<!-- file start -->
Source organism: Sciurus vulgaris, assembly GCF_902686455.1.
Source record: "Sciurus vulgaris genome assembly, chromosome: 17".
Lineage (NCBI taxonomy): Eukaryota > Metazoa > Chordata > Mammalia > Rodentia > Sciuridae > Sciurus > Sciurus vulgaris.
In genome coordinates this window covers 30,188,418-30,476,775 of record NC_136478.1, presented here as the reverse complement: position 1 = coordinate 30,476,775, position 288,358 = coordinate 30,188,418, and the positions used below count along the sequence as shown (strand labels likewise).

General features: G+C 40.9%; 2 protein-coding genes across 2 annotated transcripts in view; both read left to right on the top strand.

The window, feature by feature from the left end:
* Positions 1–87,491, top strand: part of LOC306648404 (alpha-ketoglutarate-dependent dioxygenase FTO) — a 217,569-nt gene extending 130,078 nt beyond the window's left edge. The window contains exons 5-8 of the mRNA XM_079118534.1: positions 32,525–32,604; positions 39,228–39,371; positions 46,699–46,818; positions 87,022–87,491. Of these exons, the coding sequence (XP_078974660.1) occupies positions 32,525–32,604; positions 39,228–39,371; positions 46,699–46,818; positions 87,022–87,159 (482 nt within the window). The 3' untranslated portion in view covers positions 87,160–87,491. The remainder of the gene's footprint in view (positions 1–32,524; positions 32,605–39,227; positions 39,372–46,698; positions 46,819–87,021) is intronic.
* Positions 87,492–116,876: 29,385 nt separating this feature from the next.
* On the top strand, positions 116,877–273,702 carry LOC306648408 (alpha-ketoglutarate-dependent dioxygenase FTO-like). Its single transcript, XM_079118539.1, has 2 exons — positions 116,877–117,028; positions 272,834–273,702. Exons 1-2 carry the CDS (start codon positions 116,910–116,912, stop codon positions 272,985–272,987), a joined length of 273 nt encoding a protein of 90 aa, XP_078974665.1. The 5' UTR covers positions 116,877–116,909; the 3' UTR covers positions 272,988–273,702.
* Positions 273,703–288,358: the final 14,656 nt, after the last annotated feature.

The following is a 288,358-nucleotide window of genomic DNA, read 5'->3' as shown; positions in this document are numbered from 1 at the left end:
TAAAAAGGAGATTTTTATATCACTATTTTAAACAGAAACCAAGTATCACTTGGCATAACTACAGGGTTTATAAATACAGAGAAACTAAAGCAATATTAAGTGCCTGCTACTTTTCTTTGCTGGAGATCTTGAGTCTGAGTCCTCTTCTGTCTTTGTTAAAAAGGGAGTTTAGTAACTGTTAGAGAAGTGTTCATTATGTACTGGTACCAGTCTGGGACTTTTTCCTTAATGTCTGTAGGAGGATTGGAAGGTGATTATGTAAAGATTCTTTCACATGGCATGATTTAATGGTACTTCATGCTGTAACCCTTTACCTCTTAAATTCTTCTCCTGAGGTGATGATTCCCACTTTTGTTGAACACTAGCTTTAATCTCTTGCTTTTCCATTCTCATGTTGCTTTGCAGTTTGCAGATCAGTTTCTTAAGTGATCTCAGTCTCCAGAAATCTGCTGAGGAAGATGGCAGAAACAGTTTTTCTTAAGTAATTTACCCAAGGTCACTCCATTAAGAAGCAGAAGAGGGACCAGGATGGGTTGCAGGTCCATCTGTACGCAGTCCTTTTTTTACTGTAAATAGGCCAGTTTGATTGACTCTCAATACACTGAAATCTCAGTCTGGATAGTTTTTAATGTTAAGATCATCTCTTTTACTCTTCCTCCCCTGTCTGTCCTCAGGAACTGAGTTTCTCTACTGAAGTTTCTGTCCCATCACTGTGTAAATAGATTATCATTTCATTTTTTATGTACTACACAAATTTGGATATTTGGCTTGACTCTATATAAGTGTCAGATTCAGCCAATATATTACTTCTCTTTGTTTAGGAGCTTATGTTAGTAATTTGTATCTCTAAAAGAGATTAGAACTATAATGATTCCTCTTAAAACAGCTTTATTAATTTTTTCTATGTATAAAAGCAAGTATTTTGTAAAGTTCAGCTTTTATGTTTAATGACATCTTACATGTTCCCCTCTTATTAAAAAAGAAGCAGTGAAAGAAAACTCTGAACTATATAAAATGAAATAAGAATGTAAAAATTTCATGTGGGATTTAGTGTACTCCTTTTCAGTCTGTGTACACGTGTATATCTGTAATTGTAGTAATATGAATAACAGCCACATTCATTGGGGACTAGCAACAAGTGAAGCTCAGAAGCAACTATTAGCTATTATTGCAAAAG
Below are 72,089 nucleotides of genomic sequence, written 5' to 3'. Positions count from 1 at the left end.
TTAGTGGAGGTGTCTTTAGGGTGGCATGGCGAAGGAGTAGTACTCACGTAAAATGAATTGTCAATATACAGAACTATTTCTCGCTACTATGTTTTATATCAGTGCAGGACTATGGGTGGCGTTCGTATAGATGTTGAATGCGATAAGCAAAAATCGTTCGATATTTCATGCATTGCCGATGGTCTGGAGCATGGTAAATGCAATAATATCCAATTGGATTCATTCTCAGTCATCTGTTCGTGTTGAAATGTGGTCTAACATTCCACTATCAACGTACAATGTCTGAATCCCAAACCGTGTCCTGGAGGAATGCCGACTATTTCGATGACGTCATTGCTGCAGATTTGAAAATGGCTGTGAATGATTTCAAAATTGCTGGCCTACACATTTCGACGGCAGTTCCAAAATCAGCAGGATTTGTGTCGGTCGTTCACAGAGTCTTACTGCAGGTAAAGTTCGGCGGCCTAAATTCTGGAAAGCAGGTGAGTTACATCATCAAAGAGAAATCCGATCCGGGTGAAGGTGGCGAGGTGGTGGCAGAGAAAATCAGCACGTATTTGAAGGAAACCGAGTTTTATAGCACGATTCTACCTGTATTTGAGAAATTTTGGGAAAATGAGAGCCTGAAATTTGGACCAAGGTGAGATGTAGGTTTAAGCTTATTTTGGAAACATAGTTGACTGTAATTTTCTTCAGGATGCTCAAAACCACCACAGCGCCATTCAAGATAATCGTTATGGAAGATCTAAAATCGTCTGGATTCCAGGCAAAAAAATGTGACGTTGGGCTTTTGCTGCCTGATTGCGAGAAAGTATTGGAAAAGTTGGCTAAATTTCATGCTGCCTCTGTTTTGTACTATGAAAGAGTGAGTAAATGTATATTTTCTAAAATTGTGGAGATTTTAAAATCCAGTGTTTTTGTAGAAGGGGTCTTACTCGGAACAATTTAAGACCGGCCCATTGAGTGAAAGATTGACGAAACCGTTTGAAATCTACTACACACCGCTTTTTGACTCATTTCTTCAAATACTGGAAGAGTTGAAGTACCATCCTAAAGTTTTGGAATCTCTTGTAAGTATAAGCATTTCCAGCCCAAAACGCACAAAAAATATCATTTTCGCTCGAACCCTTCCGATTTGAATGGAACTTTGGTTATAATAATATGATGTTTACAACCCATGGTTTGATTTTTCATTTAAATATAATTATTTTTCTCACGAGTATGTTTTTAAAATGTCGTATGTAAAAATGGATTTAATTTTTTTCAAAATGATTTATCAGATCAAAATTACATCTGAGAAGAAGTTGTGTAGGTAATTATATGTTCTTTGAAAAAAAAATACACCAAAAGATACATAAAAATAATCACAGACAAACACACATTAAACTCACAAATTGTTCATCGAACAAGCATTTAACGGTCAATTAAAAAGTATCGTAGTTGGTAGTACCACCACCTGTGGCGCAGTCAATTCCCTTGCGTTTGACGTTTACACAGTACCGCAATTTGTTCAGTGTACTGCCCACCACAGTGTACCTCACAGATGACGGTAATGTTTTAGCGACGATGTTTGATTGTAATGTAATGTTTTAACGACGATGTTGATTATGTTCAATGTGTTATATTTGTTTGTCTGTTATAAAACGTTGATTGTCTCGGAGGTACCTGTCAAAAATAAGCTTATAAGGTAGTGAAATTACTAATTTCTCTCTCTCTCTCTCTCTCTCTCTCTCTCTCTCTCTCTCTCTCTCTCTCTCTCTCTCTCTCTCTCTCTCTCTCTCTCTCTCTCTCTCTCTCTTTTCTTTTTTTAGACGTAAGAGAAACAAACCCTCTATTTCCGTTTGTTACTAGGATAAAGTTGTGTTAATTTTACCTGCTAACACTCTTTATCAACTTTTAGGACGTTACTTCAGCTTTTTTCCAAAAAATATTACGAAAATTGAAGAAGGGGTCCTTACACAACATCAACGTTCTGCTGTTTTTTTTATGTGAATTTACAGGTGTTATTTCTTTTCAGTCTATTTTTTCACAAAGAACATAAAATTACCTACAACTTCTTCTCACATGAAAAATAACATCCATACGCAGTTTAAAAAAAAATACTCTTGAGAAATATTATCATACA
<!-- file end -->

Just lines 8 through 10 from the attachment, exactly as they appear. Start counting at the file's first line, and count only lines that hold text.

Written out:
* Positions 87,492–116,876: 29,385 nt separating this feature from the next.
* On the top strand, positions 116,877–273,702 carry LOC306648408 (alpha-ketoglutarate-dependent dioxygenase FTO-like). Its single transcript, XM_079118539.1, has 2 exons — positions 116,877–117,028; positions 272,834–273,702. Exons 1-2 carry the CDS (start codon positions 116,910–116,912, stop codon positions 272,985–272,987), a joined length of 273 nt encoding a protein of 90 aa, XP_078974665.1. The 5' UTR covers positions 116,877–116,909; the 3' UTR covers positions 272,988–273,702.
* Positions 273,703–288,358: the final 14,656 nt, after the last annotated feature.